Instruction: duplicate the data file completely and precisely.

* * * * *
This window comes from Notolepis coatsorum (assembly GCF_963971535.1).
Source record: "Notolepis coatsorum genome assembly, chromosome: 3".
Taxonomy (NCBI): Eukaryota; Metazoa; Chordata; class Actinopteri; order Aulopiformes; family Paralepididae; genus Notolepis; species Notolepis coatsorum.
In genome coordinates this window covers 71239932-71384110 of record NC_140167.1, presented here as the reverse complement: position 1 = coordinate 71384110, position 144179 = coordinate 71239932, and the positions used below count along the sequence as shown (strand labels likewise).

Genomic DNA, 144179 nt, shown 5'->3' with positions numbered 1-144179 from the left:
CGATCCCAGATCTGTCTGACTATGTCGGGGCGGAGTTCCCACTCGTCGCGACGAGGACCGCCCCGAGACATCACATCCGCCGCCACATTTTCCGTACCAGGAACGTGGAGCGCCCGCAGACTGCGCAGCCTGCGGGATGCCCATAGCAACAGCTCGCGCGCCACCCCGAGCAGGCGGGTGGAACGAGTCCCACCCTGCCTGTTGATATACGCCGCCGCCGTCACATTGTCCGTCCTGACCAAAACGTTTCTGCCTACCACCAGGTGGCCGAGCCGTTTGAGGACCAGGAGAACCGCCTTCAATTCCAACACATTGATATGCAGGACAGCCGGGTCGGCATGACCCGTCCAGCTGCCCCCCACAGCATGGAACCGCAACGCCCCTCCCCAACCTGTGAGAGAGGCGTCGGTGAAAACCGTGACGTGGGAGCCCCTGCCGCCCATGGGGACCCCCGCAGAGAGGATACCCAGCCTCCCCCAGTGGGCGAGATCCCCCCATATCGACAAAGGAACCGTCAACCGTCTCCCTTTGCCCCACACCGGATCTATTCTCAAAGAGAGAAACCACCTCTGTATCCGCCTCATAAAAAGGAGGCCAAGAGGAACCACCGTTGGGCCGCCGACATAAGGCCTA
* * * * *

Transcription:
This window comes from Notolepis coatsorum (assembly GCF_963971535.1).
Source record: "Notolepis coatsorum genome assembly, chromosome: 3".
Taxonomy (NCBI): Eukaryota; Metazoa; Chordata; class Actinopteri; order Aulopiformes; family Paralepididae; genus Notolepis; species Notolepis coatsorum.
In genome coordinates this window covers 71239932-71384110 of record NC_140167.1, presented here as the reverse complement: position 1 = coordinate 71384110, position 144179 = coordinate 71239932, and the positions used below count along the sequence as shown (strand labels likewise).

Genomic DNA, 144179 nt, shown 5'->3' with positions numbered 1-144179 from the left:
CGATCCCAGATCTGTCTGACTATGTCGGGGCGGAGTTCCCACTCGTCGCGACGAGGACCGCCCCGAGACATCACATCCGCCGCCACATTTTCCGTACCAGGAACGTGGAGCGCCCGCAGACTGCGCAGCCTGCGGGATGCCCATAGCAACAGCTCGCGCGCCACCCCGAGCAGGCGGGTGGAACGAGTCCCACCCTGCCTGTTGATATACGCCGCCGCCGTCACATTGTCCGTCCTGACCAAAACGTTTCTGCCTACCACCAGGTGGCCGAGCCGTTTGAGGACCAGGAGAACCGCCTTCAATTCCAACACATTGATATGCAGGACAGCCGGGTCGGCATGACCCGTCCAGCTGCCCCCCACAGCATGGAACCGCAACGCCCCTCCCCAACCTGTGAGAGAGGCGTCGGTGAAAACCGTGACGTGGGAGCCCCTGCCGCCCATGGGGACCCCCGCAGAGAGGATACCCAGCCTCCCCCAGTGGGCGAGATCCCCCCATATCGACAAAGGAACCGTCAACCGTCTCCCTTTGCCCCACACCGGATCTATTCTCAAAGAGAGAAACCACCTCTGTATCCGCCTCATAAAAAGGAGGCCAAGAGGAACCACCGTTGGGCCGCCGACATAAGGCCTA